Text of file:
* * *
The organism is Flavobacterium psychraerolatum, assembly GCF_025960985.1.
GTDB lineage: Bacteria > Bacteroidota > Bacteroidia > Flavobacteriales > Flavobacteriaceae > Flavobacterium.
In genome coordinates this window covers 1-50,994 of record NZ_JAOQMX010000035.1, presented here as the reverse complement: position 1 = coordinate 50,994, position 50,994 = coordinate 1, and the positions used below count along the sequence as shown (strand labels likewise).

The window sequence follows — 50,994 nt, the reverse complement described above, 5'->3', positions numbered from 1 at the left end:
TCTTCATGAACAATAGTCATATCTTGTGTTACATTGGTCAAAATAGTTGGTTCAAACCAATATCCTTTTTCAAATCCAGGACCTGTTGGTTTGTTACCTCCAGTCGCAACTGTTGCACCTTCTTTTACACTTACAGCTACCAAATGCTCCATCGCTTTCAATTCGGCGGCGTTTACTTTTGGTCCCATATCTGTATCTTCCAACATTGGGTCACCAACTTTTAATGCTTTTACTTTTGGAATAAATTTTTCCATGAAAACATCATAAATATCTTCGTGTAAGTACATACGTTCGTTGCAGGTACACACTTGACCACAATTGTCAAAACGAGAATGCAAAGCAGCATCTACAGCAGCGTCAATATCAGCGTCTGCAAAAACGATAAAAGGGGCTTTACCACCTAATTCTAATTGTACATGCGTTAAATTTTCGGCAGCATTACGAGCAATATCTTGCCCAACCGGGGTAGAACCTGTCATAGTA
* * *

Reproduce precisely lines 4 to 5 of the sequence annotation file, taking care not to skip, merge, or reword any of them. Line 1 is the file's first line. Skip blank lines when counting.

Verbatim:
The window sequence follows — 50,994 nt, the reverse complement described above, 5'->3', positions numbered from 1 at the left end:
TCTTCATGAACAATAGTCATATCTTGTGTTACATTGGTCAAAATAGTTGGTTCAAACCAATATCCTTTTTCAAATCCAGGACCTGTTGGTTTGTTACCTCCAGTCGCAACTGTTGCACCTTCTTTTACACTTACAGCTACCAAATGCTCCATCGCTTTCAATTCGGCGGCGTTTACTTTTGGTCCCATATCTGTATCTTCCAACATTGGGTCACCAACTTTTAATGCTTTTACTTTTGGAATAAATTTTTCCATGAAAACATCATAAATATCTTCGTGTAAGTACATACGTTCGTTGCAGGTACACACTTGACCACAATTGTCAAAACGAGAATGCAAAGCAGCATCTACAGCAGCGTCAATATCAGCGTCTGCAAAAACGATAAAAGGGGCTTTACCACCTAATTCTAATTGTACATGCGTTAAATTTTCGGCAGCATTACGAGCAATATCTTGCCCAACCGGGGTAGAACCTGTCATAGTA